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2030 Pioneering while Living Up to Expectations

Last week we began to pursue how to make sense of getting from “here” to “there” in 2030

Here’s the Dilemma

There are roughly 350,000 churches in the United States and the vast, vast majority are focused on serving the 25% (and rapidly shrinking!) of the population identified as practicing Christians. 

Two fundamental problems result:

  1. It gets more and more difficult for your congregation to maintain its “share” of the shrinking piece of the pie.
  2. Relatively few churches focus on what is now the vast unreached mission field amounting to 75%.

This presents you as a congregational leader with a challenge of unbelievable proportion!

  • The good, godly people inside your church don’t want to change. And…
  • Committing to reaching a very small segment of this vast, unreached mission field is not quick, easy and filled with promise of rapid “success.”

Here’s the solution! 

  1. You need to continue serving the folks inside the church well enough for them to know that they’re loved, valued (what they’ve done oftentimes over decades has “counted”), living up to their expectations most of the time while helping them adjust unrealistic expectations, and disappointing them at a pace they can handle. (Did I mention this is easy?) Here’s a clue…
    1. They’re grieving the things they’ve valued that they’re losing.
    2. They’re fearful of what they don’t know about the future you’re trying to describe.
  2. Seek permission to pioneer. Experiment. (You probably don’t need to disrupt everything.) Don’t be afraid to ask them to support it and give to it…and challenge a few to join you. Here’s a clue…
    1. When they’re not emotional or defensive, folks can see what “no change” looks like when they wind the clock forward ten years, to 2030, where the established church we know is a whisper of what it once was! Most honestly don’t want to hand forward an irrelevant shell of what used to be.
    2. There’s an institutional memory buried among them that remembers seasons of adventure and excitement and maybe even missionary zeal that sacrificed for a next generation or a vast unreached mission field far away. Plus… that mission field, today, likely includes the generation of their own children and grandchildren. 

This is no small leadership task! And you already know that you need to be bringing other leaders in your congregation with you.

So, the world has changed a lot since what I’m going to tell you now….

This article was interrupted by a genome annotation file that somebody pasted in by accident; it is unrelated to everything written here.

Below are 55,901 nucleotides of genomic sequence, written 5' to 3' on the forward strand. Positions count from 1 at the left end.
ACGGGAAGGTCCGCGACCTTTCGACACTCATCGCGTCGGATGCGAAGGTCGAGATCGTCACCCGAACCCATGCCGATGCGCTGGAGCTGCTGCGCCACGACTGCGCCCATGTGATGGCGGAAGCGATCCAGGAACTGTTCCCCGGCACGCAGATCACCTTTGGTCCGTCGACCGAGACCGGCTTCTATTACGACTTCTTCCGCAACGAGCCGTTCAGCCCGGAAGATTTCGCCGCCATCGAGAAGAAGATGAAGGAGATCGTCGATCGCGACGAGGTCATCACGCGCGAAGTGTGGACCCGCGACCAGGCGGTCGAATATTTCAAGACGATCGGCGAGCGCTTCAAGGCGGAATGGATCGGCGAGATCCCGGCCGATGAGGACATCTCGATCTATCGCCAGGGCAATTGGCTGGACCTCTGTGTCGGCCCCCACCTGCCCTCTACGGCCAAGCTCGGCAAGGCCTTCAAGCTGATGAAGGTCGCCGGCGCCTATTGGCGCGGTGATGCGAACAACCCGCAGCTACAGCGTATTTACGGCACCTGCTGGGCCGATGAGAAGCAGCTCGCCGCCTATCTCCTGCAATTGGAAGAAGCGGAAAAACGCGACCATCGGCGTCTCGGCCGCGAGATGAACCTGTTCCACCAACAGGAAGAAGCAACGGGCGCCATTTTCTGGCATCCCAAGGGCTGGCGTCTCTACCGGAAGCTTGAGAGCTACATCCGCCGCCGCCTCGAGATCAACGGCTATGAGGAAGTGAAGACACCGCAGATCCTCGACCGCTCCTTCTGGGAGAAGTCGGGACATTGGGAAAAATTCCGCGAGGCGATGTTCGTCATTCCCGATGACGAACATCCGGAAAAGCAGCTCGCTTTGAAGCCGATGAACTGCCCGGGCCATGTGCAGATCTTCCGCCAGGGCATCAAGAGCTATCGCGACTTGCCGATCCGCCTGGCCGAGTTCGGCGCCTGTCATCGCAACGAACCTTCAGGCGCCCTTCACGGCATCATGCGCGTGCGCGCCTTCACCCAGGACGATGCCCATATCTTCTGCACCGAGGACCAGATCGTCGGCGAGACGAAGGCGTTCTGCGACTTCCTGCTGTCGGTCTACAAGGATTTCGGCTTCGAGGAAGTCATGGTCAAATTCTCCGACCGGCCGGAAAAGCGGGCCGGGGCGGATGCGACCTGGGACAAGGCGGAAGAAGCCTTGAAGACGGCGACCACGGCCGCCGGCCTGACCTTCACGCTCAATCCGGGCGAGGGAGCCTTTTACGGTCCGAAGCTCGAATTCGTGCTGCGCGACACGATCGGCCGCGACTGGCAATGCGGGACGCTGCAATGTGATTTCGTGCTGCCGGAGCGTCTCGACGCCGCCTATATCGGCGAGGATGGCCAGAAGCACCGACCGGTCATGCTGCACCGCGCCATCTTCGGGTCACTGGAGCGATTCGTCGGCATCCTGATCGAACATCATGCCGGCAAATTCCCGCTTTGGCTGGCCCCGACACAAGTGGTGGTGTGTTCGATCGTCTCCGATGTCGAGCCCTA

My first pastoral assignment out of seminary was as an assistant pastor of a 125-year-old urban congregation. 20 years in decline. Proud of their prominent past. Fearful of the future. Stubborn. Conflicted. And nestled in what was about to become a very violent neighborhood for a decade or two. (A few months after I arrived I was Called as senior pastor because, as one elderly lady explained to the assembly, “Things are so bad here no one else would want to come.” Seriously. (It’s OK to smile now.))

Three observations…

  1. They were in crisis. Full-blown crisis. (“If something doesn’t change we won’t be around very much longer.”) In crisis… Pride is slowly humbled and an openness to adventure and change can emerge. And a willingness to trust God can bubble up because we haven’t done so well trusting our best efforts. IF leaders are trusted.
  2. There’s no logical explanation for what happened. The wind of the Spirit (Ezekiel 37) blew life into dry bones and “more than we could ever ask or imagine” (Ephesians 3) over time emerged.
  3. With everything working against our old, tired congregation, they made many changes by “addition” (starting new pioneering efforts), and minimized changes by “subtraction” (taking away ministries and programs people valued).

I made so many leadership mistakes that I regret during these years that most people had the depth of faith to forgive; but two things for you to hear…

  1. I listened a lot. Eventually, over 25 years, I had listened enough to become the chief storyteller of the highly treasured history of our congregation.
  2. The vast majority of the “we’re never gonna change” crowd elbowed their way to the front of the line to help, encourage, champion, explain, financially sacrifice!, participate for it to happen… because usually they knew they were valued, served…and their expectations at least partially met.
  3. Slowly, haltingly, amazingly the Spirit converted people outside our church from the Kingdom of Darkness to the Kingdom of Light.

Two footnotes…

  1. It wasn’t all pretty. At times, I felt unfairly attacked. Misunderstood. Embroiled in petty conflicts. Frustrated by individuals’ self centeredness or short-sightedness. Betrayed. 
  2. It’s a whole different world today, but the principles above are more true today than ever before. 


  1.  You can’t do it alone. Who’s the team? Who’s the larger circle that needs in on this conversation? Listening. Strengthening resolve. Moving toward fearless champions with you.
  2. You already know. When you’re ready to start, it will need to start with developing a forgotten capacity of relational discipleship. Big church. Little church. Crisis church. 125-year-old church. Raechel at PLI can answer questions about Discipleship to Missional Community and/or 1,000 Young Leaders.
  3. If your church decides to wait until 2030, you’ve made it very difficult for a pioneer to start. It’s better to stand on the shoulders of a few of today’s giants. 

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